Or are you actually asking how one physically crafts a perfume? It isn't complicated, but the combination of base notes, middle notes and top notes does make it more complicated than "I want to make perfume that smells like baby powder."
posted by DarlingBri at 7:00 AM on September 6, 2009 [1 favorite]

You can't patent a scent. Ask Kramer about it.

Not so sure about that. Mrs Jones, who knows about such things, tells me that perfume houses have sued successfully over this kind of thing. Granted, this was France, but still.

Which raises another point- depending on the formula, you might not be able to sell it in the EU. They have recently instituted some very strict laws on what you can and cannot put into scent (would you believe citrus oil? Oak moss?).

I'm walking out the door just now, but email me if you want more particulars.
posted by IndigoJones at 7:54 AM on September 6, 2009

To me, saying you have an "idea" for a "new" fragrance is like saying you have an idea for a new color. Fearsomely complex as they may be, our olafactory capacities are determined by nature, as are the potential molecules that might one day combine to smell like anything in particular. You can't patent the flavor or ingredients of a wine, though you can patent the process used to arrive at that flavor, and trademark the name of the wine, and copyright the label design.

Always strikes me that fragrance marketing consists primarily of the development of a brand concept, and only subsequently the creation of a scent.

Could you clarify whether you're talking about "an idea" for an actual smell or for a marketing concept?
posted by fourcheesemac at 8:03 AM on September 6, 2009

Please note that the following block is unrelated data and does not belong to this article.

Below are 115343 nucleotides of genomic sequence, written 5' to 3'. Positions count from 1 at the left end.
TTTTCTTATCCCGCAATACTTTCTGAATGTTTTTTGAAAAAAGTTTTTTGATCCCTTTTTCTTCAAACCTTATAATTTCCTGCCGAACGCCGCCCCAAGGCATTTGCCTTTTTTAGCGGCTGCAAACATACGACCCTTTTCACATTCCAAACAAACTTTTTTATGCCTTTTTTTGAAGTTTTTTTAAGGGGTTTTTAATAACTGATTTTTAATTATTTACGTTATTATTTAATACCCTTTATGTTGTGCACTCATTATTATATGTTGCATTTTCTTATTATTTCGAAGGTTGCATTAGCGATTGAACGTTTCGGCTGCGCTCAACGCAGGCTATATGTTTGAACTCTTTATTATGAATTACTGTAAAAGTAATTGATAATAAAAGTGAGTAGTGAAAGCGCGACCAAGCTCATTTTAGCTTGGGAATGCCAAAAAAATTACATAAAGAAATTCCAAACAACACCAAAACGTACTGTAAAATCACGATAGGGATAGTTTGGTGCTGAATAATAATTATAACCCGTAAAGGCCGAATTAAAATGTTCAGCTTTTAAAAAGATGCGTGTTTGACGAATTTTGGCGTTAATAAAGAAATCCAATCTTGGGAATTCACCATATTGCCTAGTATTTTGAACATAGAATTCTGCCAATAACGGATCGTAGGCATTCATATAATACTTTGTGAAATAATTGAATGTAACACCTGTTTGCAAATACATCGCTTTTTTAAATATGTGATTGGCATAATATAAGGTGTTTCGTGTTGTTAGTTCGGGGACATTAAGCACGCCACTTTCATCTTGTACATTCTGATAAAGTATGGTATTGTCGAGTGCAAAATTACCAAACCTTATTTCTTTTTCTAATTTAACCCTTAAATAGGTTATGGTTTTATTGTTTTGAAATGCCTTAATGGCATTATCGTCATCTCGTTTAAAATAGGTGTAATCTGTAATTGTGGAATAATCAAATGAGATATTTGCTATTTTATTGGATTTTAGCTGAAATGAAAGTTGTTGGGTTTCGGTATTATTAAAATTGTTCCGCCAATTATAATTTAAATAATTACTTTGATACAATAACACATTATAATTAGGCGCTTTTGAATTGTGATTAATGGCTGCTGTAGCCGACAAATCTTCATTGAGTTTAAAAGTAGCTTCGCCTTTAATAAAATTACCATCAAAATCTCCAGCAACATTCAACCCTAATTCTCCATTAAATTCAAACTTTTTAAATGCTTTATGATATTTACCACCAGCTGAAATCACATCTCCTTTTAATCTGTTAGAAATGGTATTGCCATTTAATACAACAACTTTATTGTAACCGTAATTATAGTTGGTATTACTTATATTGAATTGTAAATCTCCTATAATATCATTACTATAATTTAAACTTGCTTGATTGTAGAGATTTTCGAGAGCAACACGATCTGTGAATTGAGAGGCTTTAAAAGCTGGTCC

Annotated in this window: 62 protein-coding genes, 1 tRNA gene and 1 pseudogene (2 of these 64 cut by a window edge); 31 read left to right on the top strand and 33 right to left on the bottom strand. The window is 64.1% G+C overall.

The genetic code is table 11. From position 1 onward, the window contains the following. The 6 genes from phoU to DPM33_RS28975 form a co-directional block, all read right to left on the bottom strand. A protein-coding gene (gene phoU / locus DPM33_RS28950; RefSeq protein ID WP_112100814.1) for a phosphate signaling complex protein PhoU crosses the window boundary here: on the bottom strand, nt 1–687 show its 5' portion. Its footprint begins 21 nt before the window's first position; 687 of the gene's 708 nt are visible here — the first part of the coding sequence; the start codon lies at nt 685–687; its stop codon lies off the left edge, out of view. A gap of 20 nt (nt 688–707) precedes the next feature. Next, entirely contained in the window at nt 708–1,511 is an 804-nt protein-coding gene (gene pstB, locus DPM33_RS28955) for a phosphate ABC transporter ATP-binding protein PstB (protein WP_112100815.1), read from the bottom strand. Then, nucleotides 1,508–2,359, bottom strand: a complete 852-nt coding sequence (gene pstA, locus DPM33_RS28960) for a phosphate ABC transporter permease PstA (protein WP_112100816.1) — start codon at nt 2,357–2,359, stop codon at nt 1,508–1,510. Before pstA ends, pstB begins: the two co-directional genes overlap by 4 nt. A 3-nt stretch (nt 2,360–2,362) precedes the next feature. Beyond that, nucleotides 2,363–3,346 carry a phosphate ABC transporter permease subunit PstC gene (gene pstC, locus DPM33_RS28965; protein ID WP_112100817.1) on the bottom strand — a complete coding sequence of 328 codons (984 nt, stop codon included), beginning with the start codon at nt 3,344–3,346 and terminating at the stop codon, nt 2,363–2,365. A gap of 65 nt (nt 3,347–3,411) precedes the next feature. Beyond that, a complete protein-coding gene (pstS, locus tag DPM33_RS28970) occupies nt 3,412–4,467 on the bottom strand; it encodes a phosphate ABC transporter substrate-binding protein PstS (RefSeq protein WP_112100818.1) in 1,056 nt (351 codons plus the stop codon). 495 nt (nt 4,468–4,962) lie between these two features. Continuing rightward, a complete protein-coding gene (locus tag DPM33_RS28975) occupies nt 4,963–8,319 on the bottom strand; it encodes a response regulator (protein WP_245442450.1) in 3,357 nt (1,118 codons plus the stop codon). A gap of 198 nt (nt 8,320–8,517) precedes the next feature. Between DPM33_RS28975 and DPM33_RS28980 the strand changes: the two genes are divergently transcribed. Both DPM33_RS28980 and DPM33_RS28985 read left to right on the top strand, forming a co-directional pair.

Ah, but you can patent molecules that have distinctive scents. (NY Times).

posted by fourcheesemac at 8:06 AM on September 6, 2009

You might want to do a bit of research first to be absolutely sure that your fragrance doesn't already exist. For instance, there are fragrances in production that smell like burning leaves, garage, cannabis, and mildew. Even if it does, you'd probably still be able to go through with your idea - it just might not be as original as you think.

I have to echo that you'll need to clarify whether your idea is just for the smell or for a marketing concept. There are quite a few small businesses who sell their perfumes exclusively online; they don't have glossy magazine ads, but many of them do have cult followings.
posted by Metroid Baby at 9:07 AM on September 6, 2009

You say you have a "brilliant idea" for a new fragrance — have you actually mixed some up to see how it works? That would seem to be the first step. A blend that sounds fine on paper may not work at all in the bottle or on the skin. There's also no way of knowing how the scent will develop as it matures in the bottle without actually trying it.
posted by Lexica at 11:51 AM on September 6, 2009